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Dodd-Frank Five Years Later—What’s Next?

Five years ago on July 16, 2010, Congress enacted the Dodd-Frank Act. It promised unprecedented regulation of the financial sector so that the devastation of the 2008 financial crisis that was visited mostly on middle- and low-income Americans in the form of the Great Recession would not be repeated. Though the law was far from perfect, Dodd-Frank includes many important reforms, from bulwarks against the systemic risks of casino capitalism to protection against predatory consumer lending.

American households do not need Dodd-Frank to be walked back as opponents claim. Instead, they need additional constraints on the financial sector to reverse the historic degradation of the income and wealth of all but the richest among us. The financial sector in its modern manifestation makes the wealthiest even wealthier. The problem is that it accomplishes this by making everyone else poorer than they otherwise would be.

Over the ensuing half decade, financial sector lobbyists have enlisted the aid of many in Congress—even some relatively progressive members—to impede implementation and roll back the law. Astonishingly, despite a financial sector that cost the world almost one full year of income seven years ago, the fight for sensible regulation is still very real.

In some ways, the left and right are even farther apart on financial regulation than they have ever been. Since the most recent congressional elections, opponents of Dodd-Frank have mounted wide ranging challenges. Some target arcane rules clearly to whittle away at sensible regulation in service of Wall Street profit opportunities. Other attacks are far more strategic. Funding of regulators has been cut, the most egregious being the budget of the Commodity Futures Trading Commission. This commission was tasked to regulate the behemoth, complex and dangerously risky derivatives markets but has never been granted the resources to do a proper job.

Opponents have also allied with foreign jurisdictions, most notably the European Union, to encourage rule shopping and to pressure US regulators to ratchet back to prevent financial businesses from migrating to more lenient locales. And implementation of the all-important Volcker Rule, that prohibits too-big-to-fail banks from effectively gambling with taxpayer money, has been slowed, perhaps in the hope that the next administration will eliminate or dilute its provisions.

On the eve of a new presidency, this anniversary is critically important because the financial regulation discourse for the next cycle will be framed in the election. In one sense, the rhetoric of the Democrats is most important since the Dodd-Frank Act was one of the important accomplishments of the Obama years. The great non-candidate, Elizabeth Warren has spoken out repeatedly. Senator Sanders has taken the message to the electoral trenches, asserting in speeches and legislative proposals that banks that are too-big-to-fail are categorically too big to exist.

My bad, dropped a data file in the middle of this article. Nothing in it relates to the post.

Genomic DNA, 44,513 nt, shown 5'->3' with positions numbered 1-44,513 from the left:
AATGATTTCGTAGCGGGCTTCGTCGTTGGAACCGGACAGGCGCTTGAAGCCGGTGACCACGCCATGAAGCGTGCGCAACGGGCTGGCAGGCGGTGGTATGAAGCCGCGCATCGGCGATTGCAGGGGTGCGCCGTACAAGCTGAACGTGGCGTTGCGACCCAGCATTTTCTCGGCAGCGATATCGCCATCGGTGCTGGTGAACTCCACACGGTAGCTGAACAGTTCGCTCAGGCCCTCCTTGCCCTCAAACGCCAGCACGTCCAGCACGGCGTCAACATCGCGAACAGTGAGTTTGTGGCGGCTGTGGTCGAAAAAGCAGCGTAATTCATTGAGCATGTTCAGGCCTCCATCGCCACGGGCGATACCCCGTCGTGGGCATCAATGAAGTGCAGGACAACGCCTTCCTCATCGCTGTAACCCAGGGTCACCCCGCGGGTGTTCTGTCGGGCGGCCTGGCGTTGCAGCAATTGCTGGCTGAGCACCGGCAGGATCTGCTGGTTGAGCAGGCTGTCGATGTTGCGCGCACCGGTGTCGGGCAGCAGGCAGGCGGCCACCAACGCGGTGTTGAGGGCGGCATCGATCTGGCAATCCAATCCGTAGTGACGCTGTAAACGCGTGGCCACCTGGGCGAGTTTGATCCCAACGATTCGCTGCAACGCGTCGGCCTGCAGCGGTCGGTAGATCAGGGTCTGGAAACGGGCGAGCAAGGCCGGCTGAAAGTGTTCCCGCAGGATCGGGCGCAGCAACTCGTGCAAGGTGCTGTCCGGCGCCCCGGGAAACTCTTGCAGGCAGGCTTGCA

But the elephant in the room is Hillary Clinton. So far, Secretary Clinton is a bit short on detail, but the sentiment is encouraging. She hinted at further regulation in her recent speech at the New School:

Many of our major financial institutions are still too complex and too risky. Serious risks are emerging from institutions in the so-called shadow-banking system, including hedge funds, high-frequency traders, and nonbank finance companies… I will offer plans to rein in excessive risks on Wall Street and ensure that stock markets work for everyday investors, not just high-frequency traders and those with the best or fastest connections. I will appoint or empower regulators who understand that too big to fail is still too big a problem. 

If we have learned nothing else in the last five years, it is that bold statements of intent can wilt under the pressure of the Wall Street lobby as details are filled in. Alan Blinder, a Clinton economist advisor, quickly explained that this did not mean she favors a new Glass-Steagall.  We cannot yet be confident that the Democratic candidate will push for a financial system that serves all of the people.

On the other side, there is little evidence that any candidate will take on Wall Street. Yet it is undeniable that this is a populist cause at its core. Several in the field of aspirants have expressed an affinity for economic populism. Even Ted Cruz provided the following observation:

The top one percent today earn a higher share of our income than any year since 1928…. [T]he rich are getting richer. People who are doing well are doing even better, but working men and women -- millions of people are hurting.

Is it too much to ask of Republican populists that they connect the plight of the 99% to the system that decides what the society invests in?

The way forward under Dodd-Frank has been treacherous and frustrating, but its defenders soldier on still. Nonetheless, Dodd-Frank was tentative from its inception. Even its principal sponsor, Barney Frank, has told us that his main priority was to get a bill that could be passed rather than a perfect one. We know a great deal more now.

It is not just that the banks operated a good system in a risky way in 2008; the system had become and remains a drag on the well-being of almost all Americans. Though some have grown weary of the defense of Dodd-Frank, as the financial lobby had hoped would happen, the public’s interest cries out for a financial system that works for the common good. In the long run, businesses and banks and American workers will all prosper as a result.